Have you seen this plant?

By Tara Bohnsack for The Observer May 23, 2012 03:22 pm

whitetop: Area landowners are encouraged to report infestations of whitetop to the Tri-County Cooperative Weed Management Area office so that new weed-infested locations can be surveyed, treated and recorded for future follow-up treatments.
whitetop: Area landowners are encouraged to report infestations of whitetop to the Tri-County Cooperative Weed Management Area office so that new weed-infested locations can be surveyed, treated and recorded for future follow-up treatments.

Tri-County Cooperative Weed Management Area  awarded $17,490 to help Union County residents and landowners combat whitetop 

That prolific white-flowered plant that appears in areas throughout Union County during the spring each year is not a desirable ground cover. 

This plant is commonly known as whitetop or hoary cress, and is listed both by the State of Oregon and Union County as an invasive noxious weed. Union County Weed Control and other agencies have been battling the spread of whitetop populations since the early 1970s.

Over the years people have attempted many mechanical control methods such as hand pulling, mowing and cultivation, to no avail.

Mechanical control of this plant is not a viable option because whitetop is a deep-rooted perennial that spreads not only by seed, but also by underground runners called rhizomes.

The vast majority of this plant remains underneath the soil surface year round. Mechanical control typically removes the above ground portion but invigorates the root system to spread and form new plants all around.

If a person tills the ground hoping to destroy whitetop, he or she is actually compounding the problem exponentially as each small root fragment will sprout and form a new plant.

Chemical control has been attempted for many years — decades even — by numerous people throughout the area. The problem in the past has been that the herbicides used were not very effective against whitetop.

Glyphosate products (i.e. Roundup) or some combination of 2,4-D and Dicamba (Weedmaster) have been used extensively with limited results. Often times people become  frustrated and just give up with the assumption that they are powerless against this tenacious invader.

Recent advances in the herbicide industry have produced highly effective chemicals for the treatment of whitetop. Herbicides in the sulfonylurea family, which includes Escort and Telar, have the ability to translocate throughout the entire plant and effectively kill the rooting system.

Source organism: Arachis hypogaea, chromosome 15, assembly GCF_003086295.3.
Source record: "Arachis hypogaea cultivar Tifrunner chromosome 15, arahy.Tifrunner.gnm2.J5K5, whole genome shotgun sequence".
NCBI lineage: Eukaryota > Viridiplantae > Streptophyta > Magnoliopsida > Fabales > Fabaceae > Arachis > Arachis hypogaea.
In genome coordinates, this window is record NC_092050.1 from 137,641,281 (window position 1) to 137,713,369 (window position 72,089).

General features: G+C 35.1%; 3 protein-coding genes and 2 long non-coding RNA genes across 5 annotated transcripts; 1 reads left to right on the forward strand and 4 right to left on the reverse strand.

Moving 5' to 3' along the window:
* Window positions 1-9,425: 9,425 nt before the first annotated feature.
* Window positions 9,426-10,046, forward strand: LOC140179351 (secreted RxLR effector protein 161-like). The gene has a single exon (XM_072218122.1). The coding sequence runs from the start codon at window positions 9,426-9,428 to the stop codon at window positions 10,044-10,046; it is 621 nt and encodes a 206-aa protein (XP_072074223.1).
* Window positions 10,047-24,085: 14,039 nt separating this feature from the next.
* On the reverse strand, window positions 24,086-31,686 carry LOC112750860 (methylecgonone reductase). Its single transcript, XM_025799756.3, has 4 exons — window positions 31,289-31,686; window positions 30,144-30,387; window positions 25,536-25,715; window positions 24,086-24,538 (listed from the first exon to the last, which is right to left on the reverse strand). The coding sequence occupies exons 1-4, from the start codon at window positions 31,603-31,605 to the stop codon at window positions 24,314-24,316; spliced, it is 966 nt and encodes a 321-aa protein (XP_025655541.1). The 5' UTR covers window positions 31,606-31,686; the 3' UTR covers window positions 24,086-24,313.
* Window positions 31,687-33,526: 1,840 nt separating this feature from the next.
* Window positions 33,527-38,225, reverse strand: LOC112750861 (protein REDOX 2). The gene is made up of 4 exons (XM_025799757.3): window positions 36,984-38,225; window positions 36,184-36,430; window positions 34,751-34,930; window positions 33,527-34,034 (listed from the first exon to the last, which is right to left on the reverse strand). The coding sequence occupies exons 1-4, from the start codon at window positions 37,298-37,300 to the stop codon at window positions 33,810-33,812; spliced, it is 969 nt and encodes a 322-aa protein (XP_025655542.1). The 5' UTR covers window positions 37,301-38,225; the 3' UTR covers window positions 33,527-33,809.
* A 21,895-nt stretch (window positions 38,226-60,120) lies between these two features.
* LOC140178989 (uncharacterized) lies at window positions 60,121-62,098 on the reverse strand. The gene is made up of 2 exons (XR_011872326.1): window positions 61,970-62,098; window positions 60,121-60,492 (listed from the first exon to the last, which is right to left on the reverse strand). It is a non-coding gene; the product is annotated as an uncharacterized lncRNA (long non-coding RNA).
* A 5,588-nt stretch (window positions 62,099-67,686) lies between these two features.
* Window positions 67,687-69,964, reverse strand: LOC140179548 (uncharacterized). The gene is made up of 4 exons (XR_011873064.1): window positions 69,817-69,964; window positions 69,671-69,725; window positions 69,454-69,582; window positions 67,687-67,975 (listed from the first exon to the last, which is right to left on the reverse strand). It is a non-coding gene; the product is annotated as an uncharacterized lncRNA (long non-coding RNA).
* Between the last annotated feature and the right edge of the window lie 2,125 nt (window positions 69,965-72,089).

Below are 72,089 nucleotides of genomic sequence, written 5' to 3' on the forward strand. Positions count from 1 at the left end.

Advantages of these newly derived herbicides are the increased mortality to site-specific weeds such as whitetop and a decrease in mortality to non-target plants, including most perennial grasses.

Tri-County Cooperative Weed Management Area has been awarded $17,490 in grant money to help Union County residents and landowners combat whitetop. With the help of this grant money and additional funding entities, Tri-County hopes to continue reducing the spread of whitetop infestations and minimize the spread into Union County.

To control whitetop, Tri-County has divided the rural areas of the county into first, second and third priorities. This allows for control of isolated and outlying populations before moving to more heavily infested areas in the southern most part of the county.

To date, Union County has withstood the spread of heavy whitetop infestations within its borders. With the help of grant money and additional funding provided by coordinating agencies and organizations, Tri-County hopes to reduce whitetop populations and to minimize whitetop spread within Union County.

Tri-County encourages landowners to report infestations to its office so that new locations can be surveyed, treated and recorded for future follow-up treatments. Contact Tara Bohnsack at Tri-County Cooperative Weed Management Area, 541-523-2740 with any questions or whitetop sightings.

 

Tara Bohnsack is weed specialist for the Tri-County Cooperative Weed Management Area.